Welcome to our new site and the maiden voyage of the staff blog!
Check back here periodically to meet the Fanwood Library staff, get to know them
and what they like to read, and do in their spare time.
I figured I’d take the first stab at this thing, so let’s get started:
After many months of development we’re proud to launch our brand new website… and first blog entry. All in all, this was a big undertaking and of course it’s a work in progress. First off – a big thank-you is due to Susan Neuhaus of Neustudio who designed this site for us and patiently helped guide us through.
I’ve been the director of the library now for close to 17 years! Phew! That’s a lot of water under the bridge… and in the basement. When I started here in 1997 my first task, besides trying to figure out how to be a library director and just what that meant, was to automate the library. We did that and joined LMxAC to help us into the computer age. We now enjoy a long-standing and vital shared partnership with our neighbor in Scotch Plains and we continue to explore ways to effectively serve the community and stay current. The next couple of years look to usher in some new changes and challenges at the library as we address our space and accessibility needs and lay the groundwork for the next 50 years – so stay tuned for more information about all of that.
These days, when people find out I’m a librarian, the conversation always seems to come around to, “are books even still relevant?, isn’t everything online?” and “now that we have the internet why do I need libraries and libraries anymore?“… and on in that vein. There’s been plenty written on the subject but consider that in the relatively short time I’ve been a librarian (since 1990) I’ve seen the rise of the automated library, for both circulation and catalogs, computerized and online resources, worked with DOS, Windows, Linux thin-clients, networks and more and yet it’s the book that remains steadfast and constant – and, in my opinion, will always.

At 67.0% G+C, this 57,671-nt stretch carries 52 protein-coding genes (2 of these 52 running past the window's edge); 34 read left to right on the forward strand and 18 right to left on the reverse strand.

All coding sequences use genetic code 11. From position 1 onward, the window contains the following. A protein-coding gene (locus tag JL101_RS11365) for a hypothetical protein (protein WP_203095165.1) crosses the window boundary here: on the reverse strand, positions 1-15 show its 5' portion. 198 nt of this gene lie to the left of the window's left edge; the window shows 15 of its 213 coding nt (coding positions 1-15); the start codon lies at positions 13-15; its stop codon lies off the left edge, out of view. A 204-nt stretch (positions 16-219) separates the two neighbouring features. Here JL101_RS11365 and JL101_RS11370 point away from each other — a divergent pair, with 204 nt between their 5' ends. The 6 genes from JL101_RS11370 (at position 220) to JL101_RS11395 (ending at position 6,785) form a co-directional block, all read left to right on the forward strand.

The book is the most perfect and elegant information delivery device ever devised (though for another opinion, see the youtube reference below) – it’s easy to carry, provides random access, and then there’s the smell of it, the weight of it, the comfort of it on your shelves and so much more. And while there are definitely some benefits to reading a file on an electronic handheld device that a physical book doesn’t provide, note the irony in the way that every attempt at an e-Book reader does its level best to mimic the qualities we love in that hard-copy paper book. We’ve seen technologies come and go (remember 8-tracks, video cassettes, books-on-tape), and now that libraries have invested in DVDs I suspect we’ll see the day when streaming and online books, audiobooks and films send all those discs out to pasture. Only time will tell, and there is of course room for all of these things to co-exist, but as long as the library is there (as the Fanwood Memorial Library is) to nurture early literacy and love of reading and books, provide the space and resources for individual and community growth, interaction and transformation, I believe the future of books and libraries remains bright.
And so let me close this first outing with what I love the about libraries most, besides the people who love and use them… BOOKS! Here are just a few of my recent and perennial favorite reads, fiction and non-fiction, recent and otherwise – for your consideration: